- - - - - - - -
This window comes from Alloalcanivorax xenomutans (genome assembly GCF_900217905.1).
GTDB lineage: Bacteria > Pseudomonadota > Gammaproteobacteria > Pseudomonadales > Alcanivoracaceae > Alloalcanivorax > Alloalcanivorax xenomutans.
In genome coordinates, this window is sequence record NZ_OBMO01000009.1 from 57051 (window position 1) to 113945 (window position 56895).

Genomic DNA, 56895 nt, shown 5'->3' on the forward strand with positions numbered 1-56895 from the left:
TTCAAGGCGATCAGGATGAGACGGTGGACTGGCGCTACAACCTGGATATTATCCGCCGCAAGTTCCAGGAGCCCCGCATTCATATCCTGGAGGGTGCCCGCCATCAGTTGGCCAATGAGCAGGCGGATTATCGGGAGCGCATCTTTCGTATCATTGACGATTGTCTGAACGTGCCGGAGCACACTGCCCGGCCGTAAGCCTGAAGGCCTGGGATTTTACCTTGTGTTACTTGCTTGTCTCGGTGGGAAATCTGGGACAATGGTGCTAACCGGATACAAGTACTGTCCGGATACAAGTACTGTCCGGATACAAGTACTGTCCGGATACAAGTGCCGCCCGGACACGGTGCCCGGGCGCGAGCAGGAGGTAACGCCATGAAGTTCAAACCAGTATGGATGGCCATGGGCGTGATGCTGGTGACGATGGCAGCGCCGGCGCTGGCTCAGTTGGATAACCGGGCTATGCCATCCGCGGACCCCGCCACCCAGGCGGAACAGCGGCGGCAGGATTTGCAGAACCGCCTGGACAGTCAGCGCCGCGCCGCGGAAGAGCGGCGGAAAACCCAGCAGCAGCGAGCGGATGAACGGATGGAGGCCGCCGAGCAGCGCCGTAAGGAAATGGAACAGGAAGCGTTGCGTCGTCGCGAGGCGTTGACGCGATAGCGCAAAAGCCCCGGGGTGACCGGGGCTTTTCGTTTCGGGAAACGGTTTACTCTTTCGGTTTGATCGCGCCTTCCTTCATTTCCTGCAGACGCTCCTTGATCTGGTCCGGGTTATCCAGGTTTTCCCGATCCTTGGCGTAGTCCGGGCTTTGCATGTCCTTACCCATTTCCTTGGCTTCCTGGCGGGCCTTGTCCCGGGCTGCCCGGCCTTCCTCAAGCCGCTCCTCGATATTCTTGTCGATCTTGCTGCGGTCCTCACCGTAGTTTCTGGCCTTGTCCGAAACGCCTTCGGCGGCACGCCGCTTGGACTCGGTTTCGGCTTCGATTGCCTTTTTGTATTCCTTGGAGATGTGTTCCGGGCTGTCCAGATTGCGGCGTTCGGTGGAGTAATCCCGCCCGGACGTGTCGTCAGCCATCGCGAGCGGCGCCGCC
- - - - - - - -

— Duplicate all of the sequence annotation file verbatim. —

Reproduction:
This window comes from Alloalcanivorax xenomutans (genome assembly GCF_900217905.1).
GTDB lineage: Bacteria > Pseudomonadota > Gammaproteobacteria > Pseudomonadales > Alcanivoracaceae > Alloalcanivorax > Alloalcanivorax xenomutans.
In genome coordinates, this window is sequence record NZ_OBMO01000009.1 from 57051 (window position 1) to 113945 (window position 56895).

Genomic DNA, 56895 nt, shown 5'->3' on the forward strand with positions numbered 1-56895 from the left:
TTCAAGGCGATCAGGATGAGACGGTGGACTGGCGCTACAACCTGGATATTATCCGCCGCAAGTTCCAGGAGCCCCGCATTCATATCCTGGAGGGTGCCCGCCATCAGTTGGCCAATGAGCAGGCGGATTATCGGGAGCGCATCTTTCGTATCATTGACGATTGTCTGAACGTGCCGGAGCACACTGCCCGGCCGTAAGCCTGAAGGCCTGGGATTTTACCTTGTGTTACTTGCTTGTCTCGGTGGGAAATCTGGGACAATGGTGCTAACCGGATACAAGTACTGTCCGGATACAAGTACTGTCCGGATACAAGTACTGTCCGGATACAAGTGCCGCCCGGACACGGTGCCCGGGCGCGAGCAGGAGGTAACGCCATGAAGTTCAAACCAGTATGGATGGCCATGGGCGTGATGCTGGTGACGATGGCAGCGCCGGCGCTGGCTCAGTTGGATAACCGGGCTATGCCATCCGCGGACCCCGCCACCCAGGCGGAACAGCGGCGGCAGGATTTGCAGAACCGCCTGGACAGTCAGCGCCGCGCCGCGGAAGAGCGGCGGAAAACCCAGCAGCAGCGAGCGGATGAACGGATGGAGGCCGCCGAGCAGCGCCGTAAGGAAATGGAACAGGAAGCGTTGCGTCGTCGCGAGGCGTTGACGCGATAGCGCAAAAGCCCCGGGGTGACCGGGGCTTTTCGTTTCGGGAAACGGTTTACTCTTTCGGTTTGATCGCGCCTTCCTTCATTTCCTGCAGACGCTCCTTGATCTGGTCCGGGTTATCCAGGTTTTCCCGATCCTTGGCGTAGTCCGGGCTTTGCATGTCCTTACCCATTTCCTTGGCTTCCTGGCGGGCCTTGTCCCGGGCTGCCCGGCCTTCCTCAAGCCGCTCCTCGATATTCTTGTCGATCTTGCTGCGGTCCTCACCGTAGTTTCTGGCCTTGTCCGAAACGCCTTCGGCGGCACGCCGCTTGGACTCGGTTTCGGCTTCGATTGCCTTTTTGTATTCCTTGGAGATGTGTTCCGGGCTGTCCAGATTGCGGCGTTCGGTGGAGTAATCCCGCCCGGACGTGTCGTCAGCCATCGCGAGCGGCGCCGCC